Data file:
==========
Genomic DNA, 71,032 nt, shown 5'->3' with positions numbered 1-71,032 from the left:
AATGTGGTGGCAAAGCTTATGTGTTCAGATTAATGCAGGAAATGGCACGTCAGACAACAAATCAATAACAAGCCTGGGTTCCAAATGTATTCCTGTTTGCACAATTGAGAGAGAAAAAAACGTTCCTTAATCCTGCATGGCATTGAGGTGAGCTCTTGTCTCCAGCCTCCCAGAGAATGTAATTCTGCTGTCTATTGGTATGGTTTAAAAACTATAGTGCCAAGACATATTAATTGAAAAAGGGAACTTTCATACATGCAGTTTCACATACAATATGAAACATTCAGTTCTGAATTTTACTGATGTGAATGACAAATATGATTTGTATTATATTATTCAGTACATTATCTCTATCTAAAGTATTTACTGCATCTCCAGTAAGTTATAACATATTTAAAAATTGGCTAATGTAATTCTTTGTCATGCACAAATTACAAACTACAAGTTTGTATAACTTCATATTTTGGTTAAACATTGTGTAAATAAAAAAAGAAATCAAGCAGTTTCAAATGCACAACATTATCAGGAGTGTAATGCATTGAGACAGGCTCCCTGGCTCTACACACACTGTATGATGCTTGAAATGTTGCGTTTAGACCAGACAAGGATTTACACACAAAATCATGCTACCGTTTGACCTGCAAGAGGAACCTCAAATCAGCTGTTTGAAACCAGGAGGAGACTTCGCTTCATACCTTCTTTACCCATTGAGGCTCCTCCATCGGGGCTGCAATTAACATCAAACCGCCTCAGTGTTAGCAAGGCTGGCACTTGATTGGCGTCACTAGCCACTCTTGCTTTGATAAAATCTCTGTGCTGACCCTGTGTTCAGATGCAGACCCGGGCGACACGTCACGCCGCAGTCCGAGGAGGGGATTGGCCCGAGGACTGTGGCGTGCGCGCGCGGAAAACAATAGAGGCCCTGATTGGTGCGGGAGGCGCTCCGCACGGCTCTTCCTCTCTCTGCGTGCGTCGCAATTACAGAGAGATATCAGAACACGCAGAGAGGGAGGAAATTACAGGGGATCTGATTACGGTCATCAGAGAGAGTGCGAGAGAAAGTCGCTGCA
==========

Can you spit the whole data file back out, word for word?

Genomic DNA, 71,032 nt, shown 5'->3' with positions numbered 1-71,032 from the left:
AATGTGGTGGCAAAGCTTATGTGTTCAGATTAATGCAGGAAATGGCACGTCAGACAACAAATCAATAACAAGCCTGGGTTCCAAATGTATTCCTGTTTGCACAATTGAGAGAGAAAAAAACGTTCCTTAATCCTGCATGGCATTGAGGTGAGCTCTTGTCTCCAGCCTCCCAGAGAATGTAATTCTGCTGTCTATTGGTATGGTTTAAAAACTATAGTGCCAAGACATATTAATTGAAAAAGGGAACTTTCATACATGCAGTTTCACATACAATATGAAACATTCAGTTCTGAATTTTACTGATGTGAATGACAAATATGATTTGTATTATATTATTCAGTACATTATCTCTATCTAAAGTATTTACTGCATCTCCAGTAAGTTATAACATATTTAAAAATTGGCTAATGTAATTCTTTGTCATGCACAAATTACAAACTACAAGTTTGTATAACTTCATATTTTGGTTAAACATTGTGTAAATAAAAAAAGAAATCAAGCAGTTTCAAATGCACAACATTATCAGGAGTGTAATGCATTGAGACAGGCTCCCTGGCTCTACACACACTGTATGATGCTTGAAATGTTGCGTTTAGACCAGACAAGGATTTACACACAAAATCATGCTACCGTTTGACCTGCAAGAGGAACCTCAAATCAGCTGTTTGAAACCAGGAGGAGACTTCGCTTCATACCTTCTTTACCCATTGAGGCTCCTCCATCGGGGCTGCAATTAACATCAAACCGCCTCAGTGTTAGCAAGGCTGGCACTTGATTGGCGTCACTAGCCACTCTTGCTTTGATAAAATCTCTGTGCTGACCCTGTGTTCAGATGCAGACCCGGGCGACACGTCACGCCGCAGTCCGAGGAGGGGATTGGCCCGAGGACTGTGGCGTGCGCGCGCGGAAAACAATAGAGGCCCTGATTGGTGCGGGAGGCGCTCCGCACGGCTCTTCCTCTCTCTGCGTGCGTCGCAATTACAGAGAGATATCAGAACACGCAGAGAGGGAGGAAATTACAGGGGATCTGATTACGGTCATCAGAGAGAGTGCGAGAGAAAGTCGCTGCA